For the first time in over fifteen years, I find myself in a position of having to find a new vet for Allegra and any future feline family members, and I’m finding that it’s not an easy thing to do. During the years I worked in veterinary hospitals, I always had an up close and personal knowledge of the vets who worked on Feebee, Amber and Buckley, from their medical skills and proficiency to their dedication and “bedside manner.” I thought I’d never find better vets than the husband and wife team who owned the practice I managed for eight years. Janet and Jack were the kinds of veterinarians you read about in James Herriot-style books. They were both completely dedicated to their profession. In addition to practicing exceptional, cutting edge medicine, they had elevated the art of compassionate care for their furry patients and their humans to levels that are rare even in a profession that is based on caring for animals. There were many nights when, instead of leaving a sick pet at the practice overnight, they’d take him home and watch over him in their bedroom or bathroom. Both of them loved their work, and they were always learning and growing in their fields. They were a tough act to follow.
When I left their practice to start my own business, I began looking for a new vet. The clinic I had worked at was a forty-five minute drive from home, and neither Amber nor Buckley ever did well on the long drive. I never thought I’d find someone as good as Janet and Jack. And then I met Fern (some of you already know Fern from my book, from some of the articles she’s written for The Conscious Cat, and from our first Ask the Vet teleseminar). Fern and I hit it off immediately. Not only were her practice philosophies in synch with what I was looking for, she is the consummate cat vet, and one of the most brilliant people I ever met. And even better, we became very good friends in a very short time. Unfortunately, she recently had to make the difficult decision to retire, at least for the foreseeable future, from her beloved profession due to a family health problem. While I am fortunate that she will always be available to me for advice or a second opinion, I still need to find a new vet, since she’s not currently affiliated with a hospital and can’t do much beyond basic physical exams without that affiliation. As you might expect, with my background, my standards of what I expect in a vet are very high.
I’ve previously written about how to tell whether your vet is cat-friendly, and how to choose the right vet for your pet. One of the things I always stress when I talk to people about this subject is that I think it’s a good idea to make an appointment without your pet when evaluating a veterinary clinic. By going to see potential vets without your cat, you will be more relaxed. Ask for a tour of the hospital. If you want to speak with a veterinarian, offer to pay for an office visit. Most vets won’t charge you for this introductory visit, but it sets the right tone for a future relationship of mutual respect. Come prepared with a list of questions. Some of the questions I’ll be asking on my search are:
- How many veterinarians are at the practice?
- Will I always see the same vet?
- Are there vets at the practice that specialize in working with cats, or that have a preference for working with cats?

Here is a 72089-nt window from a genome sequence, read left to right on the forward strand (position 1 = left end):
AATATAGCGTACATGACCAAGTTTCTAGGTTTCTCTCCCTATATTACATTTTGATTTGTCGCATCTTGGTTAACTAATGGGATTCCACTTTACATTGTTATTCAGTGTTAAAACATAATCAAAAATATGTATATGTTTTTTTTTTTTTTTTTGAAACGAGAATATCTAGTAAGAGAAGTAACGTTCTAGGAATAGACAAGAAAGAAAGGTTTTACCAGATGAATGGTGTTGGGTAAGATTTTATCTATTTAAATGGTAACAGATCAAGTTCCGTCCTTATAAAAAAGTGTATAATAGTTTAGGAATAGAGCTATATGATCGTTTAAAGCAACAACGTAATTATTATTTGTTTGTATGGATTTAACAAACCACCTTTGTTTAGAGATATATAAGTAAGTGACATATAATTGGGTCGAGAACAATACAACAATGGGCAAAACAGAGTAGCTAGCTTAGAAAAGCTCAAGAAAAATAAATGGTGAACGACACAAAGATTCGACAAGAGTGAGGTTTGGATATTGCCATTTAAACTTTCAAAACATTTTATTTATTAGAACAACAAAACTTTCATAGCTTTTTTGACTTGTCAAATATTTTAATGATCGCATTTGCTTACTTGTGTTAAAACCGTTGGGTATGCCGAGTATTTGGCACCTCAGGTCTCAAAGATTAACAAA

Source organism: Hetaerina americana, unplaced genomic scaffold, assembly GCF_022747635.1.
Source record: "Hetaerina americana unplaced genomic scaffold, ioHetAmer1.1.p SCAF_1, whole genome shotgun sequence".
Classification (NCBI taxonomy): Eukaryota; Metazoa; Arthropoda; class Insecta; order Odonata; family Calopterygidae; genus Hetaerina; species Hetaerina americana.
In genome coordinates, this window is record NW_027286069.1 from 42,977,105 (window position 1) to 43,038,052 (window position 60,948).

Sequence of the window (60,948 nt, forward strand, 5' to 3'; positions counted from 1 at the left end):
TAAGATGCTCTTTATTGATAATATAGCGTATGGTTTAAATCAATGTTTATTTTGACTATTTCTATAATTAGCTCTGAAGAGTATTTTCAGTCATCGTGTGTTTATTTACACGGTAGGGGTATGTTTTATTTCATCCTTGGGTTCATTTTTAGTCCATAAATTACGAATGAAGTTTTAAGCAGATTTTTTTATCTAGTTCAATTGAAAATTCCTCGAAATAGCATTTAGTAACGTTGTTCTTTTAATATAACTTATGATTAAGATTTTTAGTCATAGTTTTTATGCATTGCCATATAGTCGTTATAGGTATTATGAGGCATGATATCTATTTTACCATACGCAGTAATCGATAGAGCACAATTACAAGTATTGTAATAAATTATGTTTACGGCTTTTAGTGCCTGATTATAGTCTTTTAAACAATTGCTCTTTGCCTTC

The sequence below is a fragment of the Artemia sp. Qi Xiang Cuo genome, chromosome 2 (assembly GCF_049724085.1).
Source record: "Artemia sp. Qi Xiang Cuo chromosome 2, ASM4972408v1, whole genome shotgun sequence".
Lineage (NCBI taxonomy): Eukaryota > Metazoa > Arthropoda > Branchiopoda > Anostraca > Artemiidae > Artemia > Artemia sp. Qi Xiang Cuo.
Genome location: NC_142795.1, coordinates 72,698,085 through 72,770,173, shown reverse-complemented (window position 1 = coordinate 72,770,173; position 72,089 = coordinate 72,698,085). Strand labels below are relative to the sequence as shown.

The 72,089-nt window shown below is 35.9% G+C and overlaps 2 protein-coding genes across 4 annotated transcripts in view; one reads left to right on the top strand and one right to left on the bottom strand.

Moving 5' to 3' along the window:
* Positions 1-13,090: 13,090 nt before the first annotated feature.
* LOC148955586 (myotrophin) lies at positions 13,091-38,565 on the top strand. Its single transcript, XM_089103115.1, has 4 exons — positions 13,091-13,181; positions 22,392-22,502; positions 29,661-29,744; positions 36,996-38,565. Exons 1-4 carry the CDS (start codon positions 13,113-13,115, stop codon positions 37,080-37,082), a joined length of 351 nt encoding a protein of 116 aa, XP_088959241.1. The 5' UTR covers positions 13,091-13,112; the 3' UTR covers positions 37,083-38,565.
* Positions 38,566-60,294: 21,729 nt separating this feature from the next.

- Are they open to holistic modalities, even if they don’t practice them?
- Are appointments required?
- How are emergencies handled?
- What is their policy for visiting hospitalized pets?
- Are diagnostic services such as x-rays, blood work, ultrasound, EKG, endoscopy done in-house, or will they be referred to a specialist?
- Do the veterinarians use VIN (the Veterinary Information Network)? This is generally an indicator that they’re interested in pursuing continuing education and that they are staying on top of the latest developments in their profession.
I’ve narrowed my own search down to two hospitals – one of them a feline-only practice, which is what I would prefer, but it is further from home than I would like (about a half hour’s drive), the other a small animal practice with a terrific reputation much closer to home. I’ll let you know which one I pick when it’s time for Allegra’s first check up.
Picture shows Allegra on the day I first met her, on an exam table at the veterinary clinic I adopted her from.
Excellent advice, as always! Allegra is beautiful; looks a bit like my little Vixen, except for Vixen’s stripe down her nose. And I love her name, but it begs the question: do you also have cats named Zyrtec, Claritin, and Benadryl? ;-D
Allegra says thank you for the compliment, Lynn! And it always makes me smile that most people assume that she was named after the allergy medication. 🙂
Ingrid: did you ever reveal which vet you ended up going with? I’m looking for a new vet and I think you are around the same area as me. So far from friends I’ve heard Kingstowne or Burke. Neither of my friends is into holistic treatments though and I am so I don’t know if their vets are the right fit. I definitely value your opinion.
Also, the high-priced vet I go to now is one of those big practices. I’ve been passed around from vet to vet and each one has a different idea about diet and such for my cats which makes me uneasy. They also seem dismissive when I mention any holistic treatments or supplements or alternative cat litters. The worst part is that they tend to suggest the most expensive and evasive treatment first for my one ‘sick’ cat which sends up all sorts of red flags for me. It is definitely time for a new vet. Any suggestions would be greatly appreciated!
Thanks for this great comment, Michael. You’re adding a couple of very important points I didn’t adress, one being that practices were vets share cases, challenge each other and as a result, learn from each other, may be more progressive than smaller practices.